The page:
In all of these theses there is strong evidence of structured design thought; taken together they document the breadth and diversity of interests that animate this graduating class.
Terra Australis Incognita
Terra Australis Incognita
The Overland Telegraph Line, constructed in 1872, ran from the southern to the northernmost tip of Australia. This straight line cut through the heart of Australia's vast desert interior, connecting the country via underwater cable to Java, Indonesia and then across land through Asia and the Middle East into Great Britain. When Darwin was bombed by the Japanese in 1942, the Overland Telegraph Line was severed by the citizens of the city out who feared this infrastructure would be used to take over the country in the event of an invasion. With the cutting of the line, the countries’ voices were severed and history dismembered and disembodied. My thesis design is five theatres that rest on a voided site in the city They function as an archive of memory, a site for stories dispossessed and those yet to be written.
Two Places are One-One Place is Two
Two Places are One–One Place is Two
The ground is constructed. Innumerable pieces of earth form together to create a vast composite whole. Its vastness can’t be captured by human limits. It must be broken down to be understood. My thesis conflates two sites, transposing one to into the other in order to produce a new composite. This new terrain is the product of three imposed limits: an idea of measure, and idea of extraction and an idea of recomposition. This is explored in two separate case studies. Both studies conflate a site in the wilderness and a site in the city. One takes place immediately in space, while the other takes place over a much longer time.
Cultivating the Map
Cultivating the Map
This thesis finds itself in the territory of the map, proposing that the map is also a generative tool. Using the drawing as fertile ground, a predictive organization of territory was made through the design of four new tools for the management of natural resources in the Great Plains, a region threatened with the cumulative adverse effects of industrial farming. Each tool proposes new ways of drawing the land and acts as an instrument that reveals the landscape's new potential.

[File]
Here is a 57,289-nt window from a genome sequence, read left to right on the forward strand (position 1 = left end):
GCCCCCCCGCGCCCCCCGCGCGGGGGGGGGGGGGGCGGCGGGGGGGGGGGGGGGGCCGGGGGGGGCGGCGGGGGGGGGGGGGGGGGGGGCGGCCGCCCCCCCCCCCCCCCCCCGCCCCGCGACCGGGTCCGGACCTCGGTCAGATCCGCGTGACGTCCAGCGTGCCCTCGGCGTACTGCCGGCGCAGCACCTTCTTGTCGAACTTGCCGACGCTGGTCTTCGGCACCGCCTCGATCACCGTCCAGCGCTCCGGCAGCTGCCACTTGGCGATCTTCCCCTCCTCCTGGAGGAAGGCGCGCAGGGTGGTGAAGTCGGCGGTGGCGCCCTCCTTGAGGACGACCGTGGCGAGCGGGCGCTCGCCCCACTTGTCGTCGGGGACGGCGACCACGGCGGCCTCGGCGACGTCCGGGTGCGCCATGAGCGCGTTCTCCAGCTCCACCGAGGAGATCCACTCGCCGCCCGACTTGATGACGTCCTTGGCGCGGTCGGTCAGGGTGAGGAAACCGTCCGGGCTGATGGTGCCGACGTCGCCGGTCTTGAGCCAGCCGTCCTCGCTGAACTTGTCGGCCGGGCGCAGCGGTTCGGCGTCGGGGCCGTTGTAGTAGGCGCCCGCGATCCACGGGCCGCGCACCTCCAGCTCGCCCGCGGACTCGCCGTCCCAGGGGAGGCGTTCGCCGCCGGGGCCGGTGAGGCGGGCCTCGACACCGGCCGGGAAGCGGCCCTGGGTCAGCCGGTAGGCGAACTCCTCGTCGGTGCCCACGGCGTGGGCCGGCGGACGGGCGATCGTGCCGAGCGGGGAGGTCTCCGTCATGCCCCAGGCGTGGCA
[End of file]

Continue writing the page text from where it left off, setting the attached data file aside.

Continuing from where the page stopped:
Explorations in Material Geometry
Explorations in Material Geometry
My thesis investigates relationships of aggregation of a field in relationship to the development of an architectural language of material and the forces that shape tectonic relationships (structural, geometric, spatial, programmatic). I am interested in crystallizing the moments of difference, a continuity through fragmentation that pushes and pulls elements into new and unique organizations.
Coney Island: Shadows of a Spectacle
Andres E. Larrauri
The place of fantasy, ease, and plenty has many names. Its form and image necessary for its existence beyond the physical, a construction that is constant in the re-telling of their legend. These fantasies and their aforementioned spaces/tectonics become incarnations in our own pleasure/leisure seeking society, modern places of pilgrimage that provide the overwhelming stimulation only possible in dreams. With Coney Island, what once was a simulacrum of fantasy, real fantasy in and of itself, has become a ruin. This thesis explores its ruin in close relationship to its previous and nostalgic image to create an exhibitionary process of embalmment, which crystallizes the melancholic atmosphere of its demise and celebrates the passing of its architecture and image. Proposed as a touring exhibition, the artifacts would disseminate its current state much like its former self disseminated various technologies and images of its grandeur.